Bless the Blasts from Your Past

By Rev. Kurt Condra 

A recent New York Times survey of Spotify users indicates our musical tastes are formed between ages 11 and 16. For me, that was the '70s. But instead of nostalgic, as an adult, I've been embarrassed by a dirty little secret: My 8-track collection included the schmaltzy likes of Barry Manilow, The Carpenters and Tony Orlando & Dawn.

But that changed last week: I was blessed to see TheoUbique's current production, "8-Track: The Sounds of the '70s." It's a compilation of 60 tunes woven together to tell a decade-long story of the intertwined dynamics between culture and politics, violence and peace, love and loss. As I listened with ears to hear, a decade that formerly held little appeal was redeemed.  A soul-deep wound I didn't realize I carried was healed. My new perspective is truer and wiser. I even feel grateful for my angsty teenage years.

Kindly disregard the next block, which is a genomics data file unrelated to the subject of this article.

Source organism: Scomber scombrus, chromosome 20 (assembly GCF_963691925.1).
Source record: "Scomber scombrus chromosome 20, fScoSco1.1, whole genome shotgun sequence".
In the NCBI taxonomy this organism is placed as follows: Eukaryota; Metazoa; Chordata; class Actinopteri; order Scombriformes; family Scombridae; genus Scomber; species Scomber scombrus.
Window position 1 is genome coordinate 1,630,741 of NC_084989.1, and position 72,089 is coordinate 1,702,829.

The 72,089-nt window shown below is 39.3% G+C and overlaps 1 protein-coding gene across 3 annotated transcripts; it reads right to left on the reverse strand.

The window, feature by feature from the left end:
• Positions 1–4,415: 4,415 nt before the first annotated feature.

Whether we pine for days gone by or celebrate their passage, our personal and collective histories color our perceptions more than we consciously realize. When the disciples ask why he teaches in parables, Jesus puts it this way: “...seeing they do not perceive, and hearing they do not listen, nor do they understand.” 

But parables, like the ones embedded in familiar songs, can open our hearts to emotion that heals, insights that enlighten and wisdom that inspires. So next time you notice your spirit shrinking from embarrassment, criticism, resentment or hurt, affirm "I have eyes to see and ears to hear." Then get curious about the stories coloring your thinking and believing. Allow spirit to do it's mighty work, and I promise your heart will be healed, your mind and body calmed, and your consciousness raised.